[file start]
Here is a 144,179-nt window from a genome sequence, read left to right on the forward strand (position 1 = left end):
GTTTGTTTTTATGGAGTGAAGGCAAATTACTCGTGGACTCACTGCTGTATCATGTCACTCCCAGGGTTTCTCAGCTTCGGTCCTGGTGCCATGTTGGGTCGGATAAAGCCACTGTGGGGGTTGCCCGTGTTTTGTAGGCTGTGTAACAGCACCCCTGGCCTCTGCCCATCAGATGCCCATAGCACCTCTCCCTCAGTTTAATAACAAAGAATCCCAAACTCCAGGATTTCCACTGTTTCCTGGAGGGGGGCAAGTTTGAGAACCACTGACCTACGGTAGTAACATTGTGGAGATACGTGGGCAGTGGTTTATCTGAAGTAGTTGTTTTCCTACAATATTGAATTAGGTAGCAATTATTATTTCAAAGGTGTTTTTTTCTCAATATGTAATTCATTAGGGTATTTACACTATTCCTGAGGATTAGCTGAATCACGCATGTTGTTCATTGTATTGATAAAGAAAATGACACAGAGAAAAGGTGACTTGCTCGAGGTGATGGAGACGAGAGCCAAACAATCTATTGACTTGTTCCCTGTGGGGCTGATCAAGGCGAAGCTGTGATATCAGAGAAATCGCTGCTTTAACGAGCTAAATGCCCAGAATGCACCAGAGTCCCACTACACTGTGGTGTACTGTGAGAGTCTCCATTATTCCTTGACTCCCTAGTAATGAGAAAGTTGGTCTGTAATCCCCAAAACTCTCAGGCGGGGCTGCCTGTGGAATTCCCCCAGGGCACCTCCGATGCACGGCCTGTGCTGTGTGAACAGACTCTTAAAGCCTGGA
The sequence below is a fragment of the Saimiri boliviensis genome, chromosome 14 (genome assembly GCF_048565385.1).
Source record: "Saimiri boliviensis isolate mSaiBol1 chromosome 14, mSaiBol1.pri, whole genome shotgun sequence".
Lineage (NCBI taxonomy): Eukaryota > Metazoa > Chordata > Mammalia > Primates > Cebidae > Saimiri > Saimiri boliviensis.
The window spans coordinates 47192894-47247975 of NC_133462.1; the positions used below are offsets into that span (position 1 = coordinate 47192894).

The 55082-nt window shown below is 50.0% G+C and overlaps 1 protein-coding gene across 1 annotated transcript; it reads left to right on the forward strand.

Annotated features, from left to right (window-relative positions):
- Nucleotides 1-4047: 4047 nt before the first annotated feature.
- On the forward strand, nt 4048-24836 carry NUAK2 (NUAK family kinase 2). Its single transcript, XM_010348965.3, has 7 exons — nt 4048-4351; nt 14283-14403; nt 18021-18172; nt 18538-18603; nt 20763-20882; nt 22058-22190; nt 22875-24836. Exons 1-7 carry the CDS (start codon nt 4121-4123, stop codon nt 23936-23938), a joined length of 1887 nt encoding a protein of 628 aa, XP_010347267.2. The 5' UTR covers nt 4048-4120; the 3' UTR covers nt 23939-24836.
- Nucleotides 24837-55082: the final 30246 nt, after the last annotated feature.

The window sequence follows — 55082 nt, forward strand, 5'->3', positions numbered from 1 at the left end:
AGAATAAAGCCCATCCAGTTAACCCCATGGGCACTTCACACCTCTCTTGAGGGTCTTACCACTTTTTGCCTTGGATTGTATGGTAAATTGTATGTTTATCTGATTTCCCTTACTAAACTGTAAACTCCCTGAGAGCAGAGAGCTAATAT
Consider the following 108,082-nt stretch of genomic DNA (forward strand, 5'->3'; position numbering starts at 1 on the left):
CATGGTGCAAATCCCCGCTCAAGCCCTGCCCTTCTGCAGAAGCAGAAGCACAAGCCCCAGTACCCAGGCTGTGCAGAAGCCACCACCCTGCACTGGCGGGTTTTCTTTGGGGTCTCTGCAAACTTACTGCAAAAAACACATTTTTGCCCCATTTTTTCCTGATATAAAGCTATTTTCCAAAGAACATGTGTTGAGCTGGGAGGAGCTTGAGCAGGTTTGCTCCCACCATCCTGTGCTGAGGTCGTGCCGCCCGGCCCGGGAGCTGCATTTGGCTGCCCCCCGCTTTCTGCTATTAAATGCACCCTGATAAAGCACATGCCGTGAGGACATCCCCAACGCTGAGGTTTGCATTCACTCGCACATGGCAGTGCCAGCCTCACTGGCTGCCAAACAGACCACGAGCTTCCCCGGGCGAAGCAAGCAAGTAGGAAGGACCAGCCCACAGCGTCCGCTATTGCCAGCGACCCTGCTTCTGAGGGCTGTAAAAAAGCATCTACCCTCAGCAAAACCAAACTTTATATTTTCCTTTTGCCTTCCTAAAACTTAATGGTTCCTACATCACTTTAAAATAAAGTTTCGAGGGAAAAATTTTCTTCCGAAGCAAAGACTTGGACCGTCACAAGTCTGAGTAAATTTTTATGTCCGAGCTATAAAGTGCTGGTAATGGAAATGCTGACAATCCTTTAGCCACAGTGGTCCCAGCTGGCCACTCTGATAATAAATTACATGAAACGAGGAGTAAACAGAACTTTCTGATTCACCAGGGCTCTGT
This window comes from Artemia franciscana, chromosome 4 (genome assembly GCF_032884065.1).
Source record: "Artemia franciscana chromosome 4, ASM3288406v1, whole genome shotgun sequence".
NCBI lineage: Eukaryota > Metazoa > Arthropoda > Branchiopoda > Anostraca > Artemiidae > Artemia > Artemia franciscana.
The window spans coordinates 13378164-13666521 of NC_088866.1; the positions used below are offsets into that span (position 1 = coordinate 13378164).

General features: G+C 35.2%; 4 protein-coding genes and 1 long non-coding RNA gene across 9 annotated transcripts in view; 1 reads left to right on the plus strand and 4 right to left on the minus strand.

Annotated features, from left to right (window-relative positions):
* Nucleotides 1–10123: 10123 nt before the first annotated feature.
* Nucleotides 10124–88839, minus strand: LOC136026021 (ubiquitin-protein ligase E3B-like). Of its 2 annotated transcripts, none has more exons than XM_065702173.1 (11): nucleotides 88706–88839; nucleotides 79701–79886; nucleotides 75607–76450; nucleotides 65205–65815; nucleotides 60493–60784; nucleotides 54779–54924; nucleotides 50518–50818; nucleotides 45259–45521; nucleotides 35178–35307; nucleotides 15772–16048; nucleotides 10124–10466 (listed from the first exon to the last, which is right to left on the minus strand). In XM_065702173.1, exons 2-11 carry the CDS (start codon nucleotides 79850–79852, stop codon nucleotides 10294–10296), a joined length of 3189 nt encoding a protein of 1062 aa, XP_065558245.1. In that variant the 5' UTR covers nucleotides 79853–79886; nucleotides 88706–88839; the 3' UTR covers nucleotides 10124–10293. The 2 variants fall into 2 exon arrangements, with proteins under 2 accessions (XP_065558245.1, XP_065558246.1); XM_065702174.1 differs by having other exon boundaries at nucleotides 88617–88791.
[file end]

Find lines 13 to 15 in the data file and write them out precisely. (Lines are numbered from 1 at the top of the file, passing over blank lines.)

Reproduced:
AGAATAAAGCCCATCCAGTTAACCCCATGGGCACTTCACACCTCTCTTGAGGGTCTTACCACTTTTTGCCTTGGATTGTATGGTAAATTGTATGTTTATCTGATTTCCCTTACTAAACTGTAAACTCCCTGAGAGCAGAGAGCTAATAT
Consider the following 108,082-nt stretch of genomic DNA (forward strand, 5'->3'; position numbering starts at 1 on the left):
CATGGTGCAAATCCCCGCTCAAGCCCTGCCCTTCTGCAGAAGCAGAAGCACAAGCCCCAGTACCCAGGCTGTGCAGAAGCCACCACCCTGCACTGGCGGGTTTTCTTTGGGGTCTCTGCAAACTTACTGCAAAAAACACATTTTTGCCCCATTTTTTCCTGATATAAAGCTATTTTCCAAAGAACATGTGTTGAGCTGGGAGGAGCTTGAGCAGGTTTGCTCCCACCATCCTGTGCTGAGGTCGTGCCGCCCGGCCCGGGAGCTGCATTTGGCTGCCCCCCGCTTTCTGCTATTAAATGCACCCTGATAAAGCACATGCCGTGAGGACATCCCCAACGCTGAGGTTTGCATTCACTCGCACATGGCAGTGCCAGCCTCACTGGCTGCCAAACAGACCACGAGCTTCCCCGGGCGAAGCAAGCAAGTAGGAAGGACCAGCCCACAGCGTCCGCTATTGCCAGCGACCCTGCTTCTGAGGGCTGTAAAAAAGCATCTACCCTCAGCAAAACCAAACTTTATATTTTCCTTTTGCCTTCCTAAAACTTAATGGTTCCTACATCACTTTAAAATAAAGTTTCGAGGGAAAAATTTTCTTCCGAAGCAAAGACTTGGACCGTCACAAGTCTGAGTAAATTTTTATGTCCGAGCTATAAAGTGCTGGTAATGGAAATGCTGACAATCCTTTAGCCACAGTGGTCCCAGCTGGCCACTCTGATAATAAATTACATGAAACGAGGAGTAAACAGAACTTTCTGATTCACCAGGGCTCTGT